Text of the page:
Powerful, thought-provoking drama about race, activism.
“The Hate U Give” is based on Angie Thomas’s award-winning book about Starr Carter (Amandla Stenberg), a black teen who witnesses the fatal police shooting of a close friend. Like the acclaimed novel, the movie deals frankly and powerfully with race and racism. It also addresses the tension between the police and the communities they are supposed to serve and protect and the differences between teens growing up in predominantly African American neighborhoods and those from affluent white neighborhoods. Moments of violence are realistic and often upsetting: a cop shoots an unarmed teen (some blood is shown); gunshots break out at a party; characters brandish and fire guns and get into tense confrontations with the police; tear gas is deployed during a peaceful protest; two classmates push each other; a stepfather beats his stepson; a store is set on fire with people inside; and more. Language is not constant but includes one “f---,” a few uses of “s---,” etc. Teens talk about sex, but no more than kissing is shown; there is also a little bit of drinking by both teens and adults, and characters discuss drug dealing. Families who watch will have plenty of big issues to discuss afterward; hopefully teens will also appreciate the movie’s messages about standing up for what you believe in, being proud of who you are and communicating honestly with your parents and friends. (132 minutes)
Bradley Cooper, Lady Gaga shine in a tragic story of love, addiction.
“A Star Is Born” is the fourth big-screen take on a tragic love story centered around the pitfalls of substance abuse and show business. Starring Bradley Cooper (making his directorial debut) as a stadium-filling rock star and Lady Gaga as the struggling singer he discovers and falls for, this version, like its predecessors, revolves around alcoholism and addiction, so there is lots of drinking and drug use, often to excess. You can also expect strong language in nearly every scene, particularly “f---” and “s---.” This mature romance has lots of kissing, several love scenes, and a couple instances of partial nudity, both in sexual and nonsexual contexts. And while the movie has messages about the importance of art and letting your voice be heard, it also explores heavy themes, including mental health, substance abuse, depression, suicidal thoughts and more (136 minutes)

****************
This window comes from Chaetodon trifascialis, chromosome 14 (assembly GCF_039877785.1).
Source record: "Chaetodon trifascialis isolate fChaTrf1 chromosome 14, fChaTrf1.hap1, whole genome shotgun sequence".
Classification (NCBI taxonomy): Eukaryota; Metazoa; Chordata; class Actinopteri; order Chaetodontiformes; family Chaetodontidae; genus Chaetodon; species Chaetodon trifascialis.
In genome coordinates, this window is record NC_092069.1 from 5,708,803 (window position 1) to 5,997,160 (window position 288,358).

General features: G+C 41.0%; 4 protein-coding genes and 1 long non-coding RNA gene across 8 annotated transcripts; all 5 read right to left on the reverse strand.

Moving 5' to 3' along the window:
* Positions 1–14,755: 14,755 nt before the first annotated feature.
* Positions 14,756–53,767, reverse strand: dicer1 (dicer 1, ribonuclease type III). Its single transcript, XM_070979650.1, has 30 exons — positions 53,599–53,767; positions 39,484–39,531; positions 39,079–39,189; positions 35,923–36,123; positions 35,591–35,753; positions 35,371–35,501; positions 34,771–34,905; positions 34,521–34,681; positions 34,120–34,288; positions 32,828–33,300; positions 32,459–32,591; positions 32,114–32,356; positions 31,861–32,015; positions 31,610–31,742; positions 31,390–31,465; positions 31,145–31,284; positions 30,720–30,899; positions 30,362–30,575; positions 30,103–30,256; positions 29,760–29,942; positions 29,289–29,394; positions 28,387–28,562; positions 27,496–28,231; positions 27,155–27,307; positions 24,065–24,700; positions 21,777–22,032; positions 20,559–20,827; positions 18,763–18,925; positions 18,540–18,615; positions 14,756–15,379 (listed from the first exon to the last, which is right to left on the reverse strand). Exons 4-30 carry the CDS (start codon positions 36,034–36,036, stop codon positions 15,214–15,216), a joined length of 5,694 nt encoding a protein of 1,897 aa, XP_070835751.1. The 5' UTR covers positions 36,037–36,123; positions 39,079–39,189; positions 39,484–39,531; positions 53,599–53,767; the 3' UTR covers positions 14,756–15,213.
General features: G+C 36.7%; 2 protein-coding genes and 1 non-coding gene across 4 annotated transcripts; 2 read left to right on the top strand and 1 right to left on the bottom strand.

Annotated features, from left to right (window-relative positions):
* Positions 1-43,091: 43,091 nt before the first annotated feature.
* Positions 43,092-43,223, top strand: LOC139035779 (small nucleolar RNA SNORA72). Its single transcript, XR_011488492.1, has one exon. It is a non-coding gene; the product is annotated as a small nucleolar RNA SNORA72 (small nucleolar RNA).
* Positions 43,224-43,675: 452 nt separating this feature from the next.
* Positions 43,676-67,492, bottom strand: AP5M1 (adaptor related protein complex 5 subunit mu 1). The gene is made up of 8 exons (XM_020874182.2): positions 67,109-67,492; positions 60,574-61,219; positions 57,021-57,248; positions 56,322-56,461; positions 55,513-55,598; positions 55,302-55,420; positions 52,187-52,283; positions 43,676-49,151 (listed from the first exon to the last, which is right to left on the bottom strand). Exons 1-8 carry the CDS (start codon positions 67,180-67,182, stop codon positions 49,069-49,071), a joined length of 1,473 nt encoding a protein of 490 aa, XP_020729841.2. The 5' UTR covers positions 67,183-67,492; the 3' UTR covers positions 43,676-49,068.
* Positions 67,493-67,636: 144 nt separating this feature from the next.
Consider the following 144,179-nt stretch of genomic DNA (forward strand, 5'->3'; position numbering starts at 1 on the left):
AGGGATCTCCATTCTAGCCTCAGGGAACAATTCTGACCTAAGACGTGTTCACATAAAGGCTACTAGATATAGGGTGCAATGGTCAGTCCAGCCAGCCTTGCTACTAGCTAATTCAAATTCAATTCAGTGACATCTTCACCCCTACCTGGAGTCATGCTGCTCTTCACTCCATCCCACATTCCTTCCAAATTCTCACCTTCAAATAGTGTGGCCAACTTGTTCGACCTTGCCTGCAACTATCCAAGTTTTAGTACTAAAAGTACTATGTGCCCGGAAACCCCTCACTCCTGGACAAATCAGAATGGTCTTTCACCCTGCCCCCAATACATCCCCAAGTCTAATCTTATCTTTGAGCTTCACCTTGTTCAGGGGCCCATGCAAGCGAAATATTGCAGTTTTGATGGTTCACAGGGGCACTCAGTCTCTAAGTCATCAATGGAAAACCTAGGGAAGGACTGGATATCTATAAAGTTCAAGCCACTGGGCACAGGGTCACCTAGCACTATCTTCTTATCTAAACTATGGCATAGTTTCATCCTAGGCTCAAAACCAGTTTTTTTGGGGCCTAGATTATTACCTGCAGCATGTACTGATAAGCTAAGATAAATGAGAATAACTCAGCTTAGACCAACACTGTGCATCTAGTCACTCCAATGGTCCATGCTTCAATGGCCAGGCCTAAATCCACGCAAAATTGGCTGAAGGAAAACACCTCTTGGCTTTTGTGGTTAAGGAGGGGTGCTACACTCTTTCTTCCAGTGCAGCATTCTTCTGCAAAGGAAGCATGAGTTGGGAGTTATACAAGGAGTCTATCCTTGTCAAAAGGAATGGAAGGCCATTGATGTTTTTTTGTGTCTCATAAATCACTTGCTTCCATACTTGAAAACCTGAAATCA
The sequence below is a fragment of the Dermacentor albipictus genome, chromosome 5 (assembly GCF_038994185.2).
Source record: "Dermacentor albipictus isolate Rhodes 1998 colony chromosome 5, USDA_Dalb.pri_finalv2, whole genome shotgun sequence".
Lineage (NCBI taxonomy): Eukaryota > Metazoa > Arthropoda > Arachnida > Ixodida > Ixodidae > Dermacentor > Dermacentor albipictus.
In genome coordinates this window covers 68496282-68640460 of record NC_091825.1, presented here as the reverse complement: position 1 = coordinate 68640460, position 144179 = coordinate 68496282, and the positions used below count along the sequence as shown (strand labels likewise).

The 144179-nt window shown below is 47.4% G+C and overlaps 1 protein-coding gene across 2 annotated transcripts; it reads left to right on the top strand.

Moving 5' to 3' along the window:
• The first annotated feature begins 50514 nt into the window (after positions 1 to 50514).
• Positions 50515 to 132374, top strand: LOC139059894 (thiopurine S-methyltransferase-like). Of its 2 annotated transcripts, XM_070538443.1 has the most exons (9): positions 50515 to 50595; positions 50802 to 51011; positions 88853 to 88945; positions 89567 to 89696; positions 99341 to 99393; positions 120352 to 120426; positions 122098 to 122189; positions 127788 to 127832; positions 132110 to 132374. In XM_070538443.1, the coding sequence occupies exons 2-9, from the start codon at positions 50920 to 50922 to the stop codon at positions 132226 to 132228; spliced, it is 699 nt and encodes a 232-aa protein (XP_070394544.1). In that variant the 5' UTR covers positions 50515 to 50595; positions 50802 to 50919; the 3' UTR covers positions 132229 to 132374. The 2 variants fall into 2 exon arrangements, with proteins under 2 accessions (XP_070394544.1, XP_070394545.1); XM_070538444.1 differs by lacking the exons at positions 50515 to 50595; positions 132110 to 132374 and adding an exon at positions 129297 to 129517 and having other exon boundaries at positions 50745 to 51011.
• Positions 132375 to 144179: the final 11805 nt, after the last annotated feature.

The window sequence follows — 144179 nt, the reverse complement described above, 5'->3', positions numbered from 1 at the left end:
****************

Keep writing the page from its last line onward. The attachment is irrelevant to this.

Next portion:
Pals have silly adventures in mellow, outdoorsy kid show.
“WildWoods” is a very mellow kids’ show starring a dopey sasquatch (an actor in a furry suit), an overly anxious sugar glider (a puppet) and a silent snail (“played” by a live snail) who live in a lush, green forest. The woodsy setting and the characters’ silly adventures are meant to encourage kids to take a break from screen time and connect with the outdoors. The show’s messages are simple and positive enough — characters learn how to cooperate with each other and how to be a good sport — but the dialogue and songs can be repetitive. Nature-loving kids who do not mind a slow pace may be the best audience for this mild-to-the-max series. (26 11-minute episodes)
Available via Hulu streaming.
Whimsical books-based show celebrates adventure, friendship.
“Hilda” is an animated series based on the same-named graphic novels by Luke Pearson. The main character is a kindhearted human girl (voiced by Bella Ramsey) who meets and befriends many unusual creatures, including elves, trolls and giants. She helps them solve problems and acts as a mediator of sorts when there are misunderstandings. Hilda is the show’s best quality, but it also benefits from curious characters, exceptionally matched storytelling and animation, and an endearing world of fantasy. (13 24-minute episodes)
Available Netflix streaming.
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